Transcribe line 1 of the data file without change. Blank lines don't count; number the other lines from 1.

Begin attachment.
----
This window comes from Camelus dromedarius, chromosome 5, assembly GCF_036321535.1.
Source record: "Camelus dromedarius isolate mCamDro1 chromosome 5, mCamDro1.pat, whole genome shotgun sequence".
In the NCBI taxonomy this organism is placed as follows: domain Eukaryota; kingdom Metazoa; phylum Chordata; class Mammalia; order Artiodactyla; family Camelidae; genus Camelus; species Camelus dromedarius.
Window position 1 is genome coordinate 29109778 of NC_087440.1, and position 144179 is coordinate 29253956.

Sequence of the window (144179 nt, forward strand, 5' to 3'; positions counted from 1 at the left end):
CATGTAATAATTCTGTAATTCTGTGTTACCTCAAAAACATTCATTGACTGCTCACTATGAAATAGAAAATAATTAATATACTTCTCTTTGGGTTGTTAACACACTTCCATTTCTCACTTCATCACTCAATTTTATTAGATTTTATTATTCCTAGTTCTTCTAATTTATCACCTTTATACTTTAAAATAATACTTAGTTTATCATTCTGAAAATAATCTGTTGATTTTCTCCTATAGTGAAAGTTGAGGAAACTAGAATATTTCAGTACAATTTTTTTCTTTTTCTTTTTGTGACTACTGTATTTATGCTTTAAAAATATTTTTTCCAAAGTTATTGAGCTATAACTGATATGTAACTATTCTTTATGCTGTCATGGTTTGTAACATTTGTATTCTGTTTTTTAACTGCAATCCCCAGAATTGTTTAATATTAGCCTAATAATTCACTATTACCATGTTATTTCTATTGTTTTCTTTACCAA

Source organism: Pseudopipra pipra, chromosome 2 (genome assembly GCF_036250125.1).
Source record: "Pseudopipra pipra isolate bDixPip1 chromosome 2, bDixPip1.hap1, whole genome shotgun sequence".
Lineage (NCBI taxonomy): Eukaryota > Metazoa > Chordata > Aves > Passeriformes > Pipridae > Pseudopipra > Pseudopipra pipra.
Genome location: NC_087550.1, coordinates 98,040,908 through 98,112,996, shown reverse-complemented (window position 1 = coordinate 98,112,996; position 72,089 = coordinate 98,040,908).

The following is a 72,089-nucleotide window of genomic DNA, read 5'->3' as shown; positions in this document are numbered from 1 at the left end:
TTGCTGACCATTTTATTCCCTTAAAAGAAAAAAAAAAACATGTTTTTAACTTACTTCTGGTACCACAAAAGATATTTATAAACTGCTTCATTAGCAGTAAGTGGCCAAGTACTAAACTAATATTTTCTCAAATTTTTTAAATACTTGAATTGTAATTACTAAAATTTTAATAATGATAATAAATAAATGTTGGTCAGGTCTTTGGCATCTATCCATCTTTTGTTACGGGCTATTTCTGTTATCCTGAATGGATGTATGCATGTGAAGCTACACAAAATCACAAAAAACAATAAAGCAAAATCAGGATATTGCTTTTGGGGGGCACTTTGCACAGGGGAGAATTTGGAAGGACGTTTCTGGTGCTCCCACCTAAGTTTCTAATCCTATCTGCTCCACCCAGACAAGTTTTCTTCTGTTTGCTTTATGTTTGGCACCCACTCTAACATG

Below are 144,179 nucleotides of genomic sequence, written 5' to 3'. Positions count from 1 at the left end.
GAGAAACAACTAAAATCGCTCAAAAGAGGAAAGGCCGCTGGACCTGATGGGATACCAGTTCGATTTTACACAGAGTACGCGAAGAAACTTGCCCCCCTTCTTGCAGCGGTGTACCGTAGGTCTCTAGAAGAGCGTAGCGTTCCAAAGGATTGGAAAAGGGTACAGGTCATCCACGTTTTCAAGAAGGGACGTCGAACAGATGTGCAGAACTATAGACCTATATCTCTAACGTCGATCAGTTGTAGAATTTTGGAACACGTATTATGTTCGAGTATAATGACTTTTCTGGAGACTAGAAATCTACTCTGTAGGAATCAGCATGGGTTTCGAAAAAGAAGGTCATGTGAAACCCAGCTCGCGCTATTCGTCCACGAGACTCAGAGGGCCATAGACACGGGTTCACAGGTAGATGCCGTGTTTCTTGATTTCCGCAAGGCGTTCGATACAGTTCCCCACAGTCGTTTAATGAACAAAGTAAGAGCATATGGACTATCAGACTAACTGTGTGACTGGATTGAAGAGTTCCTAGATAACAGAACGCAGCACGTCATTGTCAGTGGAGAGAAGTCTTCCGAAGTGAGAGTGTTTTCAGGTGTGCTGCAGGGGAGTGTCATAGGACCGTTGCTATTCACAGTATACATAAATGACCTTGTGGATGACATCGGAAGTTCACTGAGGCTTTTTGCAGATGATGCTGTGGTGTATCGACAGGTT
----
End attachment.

This window comes from Camelus dromedarius, chromosome 5, assembly GCF_036321535.1.